The current system of low-income housing assistance can impose a range of unintended consequences on families and greater society. Its excessive reliance on unit-based housing assistance—which requires that recipients live in public housing projects or private subsidized projects—drives up the costs, denies families choice in the type of housing they receive, and results in a high concentration of poverty. Moreover, the current system is arbitrary, providing large subsidies for some families while excluding other families with similar needs and composition.
A proposed tenant-based housing system would allow families to receive a voucher that can be applied to any unit that meets federal standards. A complementary phase-out of public housing projects would offer tenants the choice between remaining in their current homes or moving to a new unit of their choice; private housing project tenants would be made a similar offer. This approach would increase economic integration, reduce the concentration of poverty, and lower the cost of public housing, allowing the U.S. government to serve an additional 1 million families on the same budget.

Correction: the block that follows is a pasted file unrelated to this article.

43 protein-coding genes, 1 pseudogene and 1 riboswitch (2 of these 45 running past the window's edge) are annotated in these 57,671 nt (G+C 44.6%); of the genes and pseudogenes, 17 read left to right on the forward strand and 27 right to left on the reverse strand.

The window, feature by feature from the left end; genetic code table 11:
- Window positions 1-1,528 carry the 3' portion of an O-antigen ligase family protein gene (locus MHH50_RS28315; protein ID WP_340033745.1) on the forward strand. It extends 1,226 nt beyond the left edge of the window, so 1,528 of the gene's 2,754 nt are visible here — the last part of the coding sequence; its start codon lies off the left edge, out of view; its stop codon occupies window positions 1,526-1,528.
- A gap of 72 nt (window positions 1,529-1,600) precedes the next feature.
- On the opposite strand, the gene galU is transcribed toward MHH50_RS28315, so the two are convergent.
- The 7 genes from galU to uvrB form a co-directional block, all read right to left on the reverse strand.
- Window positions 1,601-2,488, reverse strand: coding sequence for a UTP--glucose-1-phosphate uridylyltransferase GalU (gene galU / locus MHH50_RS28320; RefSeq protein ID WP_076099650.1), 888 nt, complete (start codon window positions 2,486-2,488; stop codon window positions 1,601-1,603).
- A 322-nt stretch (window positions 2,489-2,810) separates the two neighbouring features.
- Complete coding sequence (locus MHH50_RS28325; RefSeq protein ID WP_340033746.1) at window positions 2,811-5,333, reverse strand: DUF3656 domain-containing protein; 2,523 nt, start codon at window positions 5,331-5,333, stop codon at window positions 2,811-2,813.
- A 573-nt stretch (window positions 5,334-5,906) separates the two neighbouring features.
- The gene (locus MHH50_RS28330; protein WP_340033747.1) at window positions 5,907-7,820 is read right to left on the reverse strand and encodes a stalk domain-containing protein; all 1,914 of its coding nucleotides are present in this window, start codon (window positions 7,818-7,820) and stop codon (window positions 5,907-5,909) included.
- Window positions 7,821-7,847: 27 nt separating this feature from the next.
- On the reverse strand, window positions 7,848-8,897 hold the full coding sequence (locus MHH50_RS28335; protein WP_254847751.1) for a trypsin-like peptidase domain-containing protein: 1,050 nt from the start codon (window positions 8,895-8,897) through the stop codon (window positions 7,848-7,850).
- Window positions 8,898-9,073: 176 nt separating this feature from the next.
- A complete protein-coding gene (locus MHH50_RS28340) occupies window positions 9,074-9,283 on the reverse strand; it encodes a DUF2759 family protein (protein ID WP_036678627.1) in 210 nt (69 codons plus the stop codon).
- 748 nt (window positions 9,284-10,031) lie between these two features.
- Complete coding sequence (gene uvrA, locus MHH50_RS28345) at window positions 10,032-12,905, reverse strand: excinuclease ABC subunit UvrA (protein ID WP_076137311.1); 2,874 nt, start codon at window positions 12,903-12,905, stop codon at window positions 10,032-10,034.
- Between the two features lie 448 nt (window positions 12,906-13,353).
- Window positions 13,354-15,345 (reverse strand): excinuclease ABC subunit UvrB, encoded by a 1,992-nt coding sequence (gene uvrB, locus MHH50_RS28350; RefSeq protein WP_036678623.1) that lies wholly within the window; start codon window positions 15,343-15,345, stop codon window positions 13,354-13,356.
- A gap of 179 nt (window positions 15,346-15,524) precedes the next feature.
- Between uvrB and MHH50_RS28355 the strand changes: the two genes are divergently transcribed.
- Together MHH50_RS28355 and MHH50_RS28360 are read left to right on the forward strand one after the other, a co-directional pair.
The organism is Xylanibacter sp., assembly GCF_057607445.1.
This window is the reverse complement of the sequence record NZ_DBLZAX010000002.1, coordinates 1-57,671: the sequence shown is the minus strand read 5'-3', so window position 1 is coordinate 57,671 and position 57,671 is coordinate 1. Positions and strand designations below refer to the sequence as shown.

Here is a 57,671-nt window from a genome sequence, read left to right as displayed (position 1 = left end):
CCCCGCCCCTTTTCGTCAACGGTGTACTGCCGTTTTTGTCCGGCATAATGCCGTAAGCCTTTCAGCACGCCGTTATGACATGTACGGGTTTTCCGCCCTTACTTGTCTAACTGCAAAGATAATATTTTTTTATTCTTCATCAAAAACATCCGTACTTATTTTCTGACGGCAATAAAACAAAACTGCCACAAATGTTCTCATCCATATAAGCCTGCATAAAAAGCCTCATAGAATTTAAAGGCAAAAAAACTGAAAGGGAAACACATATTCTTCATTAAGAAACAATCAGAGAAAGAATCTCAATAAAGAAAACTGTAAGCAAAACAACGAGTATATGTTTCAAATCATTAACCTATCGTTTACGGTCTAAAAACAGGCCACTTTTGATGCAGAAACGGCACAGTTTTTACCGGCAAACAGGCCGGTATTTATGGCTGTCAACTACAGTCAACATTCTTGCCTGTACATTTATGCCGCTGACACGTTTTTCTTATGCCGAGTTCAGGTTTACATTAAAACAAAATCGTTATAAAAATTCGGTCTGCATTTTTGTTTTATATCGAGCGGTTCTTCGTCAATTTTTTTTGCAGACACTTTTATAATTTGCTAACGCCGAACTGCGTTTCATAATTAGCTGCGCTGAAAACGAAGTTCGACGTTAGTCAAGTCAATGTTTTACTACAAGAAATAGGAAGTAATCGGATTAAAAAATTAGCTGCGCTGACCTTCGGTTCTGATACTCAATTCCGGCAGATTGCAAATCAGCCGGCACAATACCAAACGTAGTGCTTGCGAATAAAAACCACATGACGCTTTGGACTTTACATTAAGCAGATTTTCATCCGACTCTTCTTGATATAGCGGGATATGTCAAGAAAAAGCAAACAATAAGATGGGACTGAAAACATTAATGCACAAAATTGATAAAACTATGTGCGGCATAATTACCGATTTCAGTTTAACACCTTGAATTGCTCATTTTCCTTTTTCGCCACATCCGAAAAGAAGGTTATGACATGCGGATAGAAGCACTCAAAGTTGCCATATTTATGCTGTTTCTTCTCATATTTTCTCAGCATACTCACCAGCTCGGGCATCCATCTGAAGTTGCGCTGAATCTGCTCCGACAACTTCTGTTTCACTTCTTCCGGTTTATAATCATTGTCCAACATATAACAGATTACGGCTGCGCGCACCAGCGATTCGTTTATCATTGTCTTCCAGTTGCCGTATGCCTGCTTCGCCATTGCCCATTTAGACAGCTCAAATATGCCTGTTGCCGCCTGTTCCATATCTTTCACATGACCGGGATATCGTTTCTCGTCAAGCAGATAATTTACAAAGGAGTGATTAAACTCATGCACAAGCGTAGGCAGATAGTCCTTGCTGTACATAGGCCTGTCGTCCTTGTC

This paper argues that the two most serious structural shortcomings of the current system of low-income housing assistance are 1) its excessive reliance on unit-based assistance and 2) its failure to provide housing assistance to all of the poorest eligible families who ask for help. Evidence on the performance of housing programs indicates that unit-based assistance has a much greater cost than tenant-based assistance for providing equally good housing, and it needlessly restricts recipient choice. Unit-based assistance has no advantage over tenant-based assistance to offset these disadvantages. The nonentitlement nature of the current system is inconsistent with plausible assumptions about taxpayer preferences. The paper argues for a transition to an entitlement housing assistance program that relies exclusively on tenant-based assistance. It describes concrete actions that would achieve this result without spending additional money, and it shows that the major objections to these proposals are inconsistent with the evidence on program performance. The proposed transition would benefit most current recipients of housing assistance, and the reforms would give those taxpayers who want to help low-income families with their housing more for their money. After the transition is complete, millions of additional families would receive housing assistance that enables them to occupy better housing in nicer neighborhoods, and to consume more of other goods. Millions of other families that would have received unit-based assistance with the continuation of the current system would live in housing, neighborhoods, and locations that they prefer to their units in subsidized projects.